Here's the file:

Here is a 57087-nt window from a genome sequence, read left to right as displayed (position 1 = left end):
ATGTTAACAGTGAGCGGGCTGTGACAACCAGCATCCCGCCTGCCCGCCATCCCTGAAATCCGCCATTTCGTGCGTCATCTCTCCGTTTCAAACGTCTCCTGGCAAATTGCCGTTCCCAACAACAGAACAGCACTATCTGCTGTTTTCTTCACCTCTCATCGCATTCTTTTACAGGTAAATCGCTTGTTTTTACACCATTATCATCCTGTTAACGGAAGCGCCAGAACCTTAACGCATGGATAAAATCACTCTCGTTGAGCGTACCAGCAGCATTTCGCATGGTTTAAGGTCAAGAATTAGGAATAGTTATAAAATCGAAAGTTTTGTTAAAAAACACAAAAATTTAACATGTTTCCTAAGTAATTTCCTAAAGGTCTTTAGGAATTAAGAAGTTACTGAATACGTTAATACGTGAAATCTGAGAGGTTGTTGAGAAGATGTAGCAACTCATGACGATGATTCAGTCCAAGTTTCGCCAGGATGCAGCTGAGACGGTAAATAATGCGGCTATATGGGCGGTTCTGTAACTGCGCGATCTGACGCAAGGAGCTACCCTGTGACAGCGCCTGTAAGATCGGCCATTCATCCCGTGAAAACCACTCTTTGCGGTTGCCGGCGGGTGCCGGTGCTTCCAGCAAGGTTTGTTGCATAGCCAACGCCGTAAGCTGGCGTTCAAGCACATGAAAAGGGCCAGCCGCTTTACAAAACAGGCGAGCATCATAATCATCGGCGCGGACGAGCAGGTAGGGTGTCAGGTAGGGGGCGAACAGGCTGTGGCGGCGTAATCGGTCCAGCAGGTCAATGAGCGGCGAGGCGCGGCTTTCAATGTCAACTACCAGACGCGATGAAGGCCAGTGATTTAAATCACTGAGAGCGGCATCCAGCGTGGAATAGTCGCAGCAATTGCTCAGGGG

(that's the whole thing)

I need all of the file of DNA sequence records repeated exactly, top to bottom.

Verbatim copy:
Here is a 57087-nt window from a genome sequence, read left to right as displayed (position 1 = left end):
ATGTTAACAGTGAGCGGGCTGTGACAACCAGCATCCCGCCTGCCCGCCATCCCTGAAATCCGCCATTTCGTGCGTCATCTCTCCGTTTCAAACGTCTCCTGGCAAATTGCCGTTCCCAACAACAGAACAGCACTATCTGCTGTTTTCTTCACCTCTCATCGCATTCTTTTACAGGTAAATCGCTTGTTTTTACACCATTATCATCCTGTTAACGGAAGCGCCAGAACCTTAACGCATGGATAAAATCACTCTCGTTGAGCGTACCAGCAGCATTTCGCATGGTTTAAGGTCAAGAATTAGGAATAGTTATAAAATCGAAAGTTTTGTTAAAAAACACAAAAATTTAACATGTTTCCTAAGTAATTTCCTAAAGGTCTTTAGGAATTAAGAAGTTACTGAATACGTTAATACGTGAAATCTGAGAGGTTGTTGAGAAGATGTAGCAACTCATGACGATGATTCAGTCCAAGTTTCGCCAGGATGCAGCTGAGACGGTAAATAATGCGGCTATATGGGCGGTTCTGTAACTGCGCGATCTGACGCAAGGAGCTACCCTGTGACAGCGCCTGTAAGATCGGCCATTCATCCCGTGAAAACCACTCTTTGCGGTTGCCGGCGGGTGCCGGTGCTTCCAGCAAGGTTTGTTGCATAGCCAACGCCGTAAGCTGGCGTTCAAGCACATGAAAAGGGCCAGCCGCTTTACAAAACAGGCGAGCATCATAATCATCGGCGCGGACGAGCAGGTAGGGTGTCAGGTAGGGGGCGAACAGGCTGTGGCGGCGTAATCGGTCCAGCAGGTCAATGAGCGGCGAGGCGCGGCTTTCAATGTCAACTACCAGACGCGATGAAGGCCAGTGATTTAAATCACTGAGAGCGGCATCCAGCGTGGAATAGTCGCAGCAATTGCTCAGGGG